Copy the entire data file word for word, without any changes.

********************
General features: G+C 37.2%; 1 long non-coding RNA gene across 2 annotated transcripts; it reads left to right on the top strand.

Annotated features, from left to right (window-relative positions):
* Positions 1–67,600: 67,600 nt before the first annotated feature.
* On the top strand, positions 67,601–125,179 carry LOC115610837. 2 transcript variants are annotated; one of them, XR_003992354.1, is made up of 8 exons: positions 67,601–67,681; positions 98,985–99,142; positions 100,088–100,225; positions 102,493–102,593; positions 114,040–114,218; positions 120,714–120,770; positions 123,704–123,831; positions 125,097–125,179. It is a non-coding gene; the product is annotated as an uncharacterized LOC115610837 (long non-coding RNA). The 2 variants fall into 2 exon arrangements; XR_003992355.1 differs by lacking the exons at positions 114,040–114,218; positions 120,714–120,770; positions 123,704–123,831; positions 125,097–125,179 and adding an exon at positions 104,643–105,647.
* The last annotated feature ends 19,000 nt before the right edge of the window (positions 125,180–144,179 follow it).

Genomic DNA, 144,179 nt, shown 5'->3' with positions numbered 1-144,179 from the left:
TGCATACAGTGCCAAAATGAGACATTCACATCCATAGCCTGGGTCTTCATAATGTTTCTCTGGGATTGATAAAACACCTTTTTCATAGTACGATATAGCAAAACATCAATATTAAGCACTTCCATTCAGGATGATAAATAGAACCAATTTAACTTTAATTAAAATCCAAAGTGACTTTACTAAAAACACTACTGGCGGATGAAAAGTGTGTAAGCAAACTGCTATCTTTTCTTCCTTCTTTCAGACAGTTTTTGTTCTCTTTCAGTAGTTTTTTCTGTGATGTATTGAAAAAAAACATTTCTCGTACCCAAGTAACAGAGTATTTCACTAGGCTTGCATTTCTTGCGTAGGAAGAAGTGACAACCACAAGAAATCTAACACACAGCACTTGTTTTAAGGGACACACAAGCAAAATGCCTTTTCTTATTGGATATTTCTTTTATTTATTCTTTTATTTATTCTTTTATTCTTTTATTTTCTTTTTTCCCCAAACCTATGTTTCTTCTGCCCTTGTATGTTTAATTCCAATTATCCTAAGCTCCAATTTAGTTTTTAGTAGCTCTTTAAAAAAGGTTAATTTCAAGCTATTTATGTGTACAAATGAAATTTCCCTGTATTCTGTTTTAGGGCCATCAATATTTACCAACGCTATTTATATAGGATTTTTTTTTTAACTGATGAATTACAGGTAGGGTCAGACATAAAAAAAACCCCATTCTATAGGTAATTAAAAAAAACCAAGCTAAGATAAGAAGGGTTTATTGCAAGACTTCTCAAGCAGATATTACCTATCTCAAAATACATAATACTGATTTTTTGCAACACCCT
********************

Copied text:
General features: G+C 37.2%; 1 long non-coding RNA gene across 2 annotated transcripts; it reads left to right on the top strand.

Annotated features, from left to right (window-relative positions):
* Positions 1–67,600: 67,600 nt before the first annotated feature.
* On the top strand, positions 67,601–125,179 carry LOC115610837. 2 transcript variants are annotated; one of them, XR_003992354.1, is made up of 8 exons: positions 67,601–67,681; positions 98,985–99,142; positions 100,088–100,225; positions 102,493–102,593; positions 114,040–114,218; positions 120,714–120,770; positions 123,704–123,831; positions 125,097–125,179. It is a non-coding gene; the product is annotated as an uncharacterized LOC115610837 (long non-coding RNA). The 2 variants fall into 2 exon arrangements; XR_003992355.1 differs by lacking the exons at positions 114,040–114,218; positions 120,714–120,770; positions 123,704–123,831; positions 125,097–125,179 and adding an exon at positions 104,643–105,647.
* The last annotated feature ends 19,000 nt before the right edge of the window (positions 125,180–144,179 follow it).

Genomic DNA, 144,179 nt, shown 5'->3' with positions numbered 1-144,179 from the left:
TGCATACAGTGCCAAAATGAGACATTCACATCCATAGCCTGGGTCTTCATAATGTTTCTCTGGGATTGATAAAACACCTTTTTCATAGTACGATATAGCAAAACATCAATATTAAGCACTTCCATTCAGGATGATAAATAGAACCAATTTAACTTTAATTAAAATCCAAAGTGACTTTACTAAAAACACTACTGGCGGATGAAAAGTGTGTAAGCAAACTGCTATCTTTTCTTCCTTCTTTCAGACAGTTTTTGTTCTCTTTCAGTAGTTTTTTCTGTGATGTATTGAAAAAAAACATTTCTCGTACCCAAGTAACAGAGTATTTCACTAGGCTTGCATTTCTTGCGTAGGAAGAAGTGACAACCACAAGAAATCTAACACACAGCACTTGTTTTAAGGGACACACAAGCAAAATGCCTTTTCTTATTGGATATTTCTTTTATTTATTCTTTTATTTATTCTTTTATTCTTTTATTTTCTTTTTTCCCCAAACCTATGTTTCTTCTGCCCTTGTATGTTTAATTCCAATTATCCTAAGCTCCAATTTAGTTTTTAGTAGCTCTTTAAAAAAGGTTAATTTCAAGCTATTTATGTGTACAAATGAAATTTCCCTGTATTCTGTTTTAGGGCCATCAATATTTACCAACGCTATTTATATAGGATTTTTTTTTTAACTGATGAATTACAGGTAGGGTCAGACATAAAAAAAACCCCATTCTATAGGTAATTAAAAAAAACCAAGCTAAGATAAGAAGGGTTTATTGCAAGACTTCTCAAGCAGATATTACCTATCTCAAAATACATAATACTGATTTTTTGCAACACCCT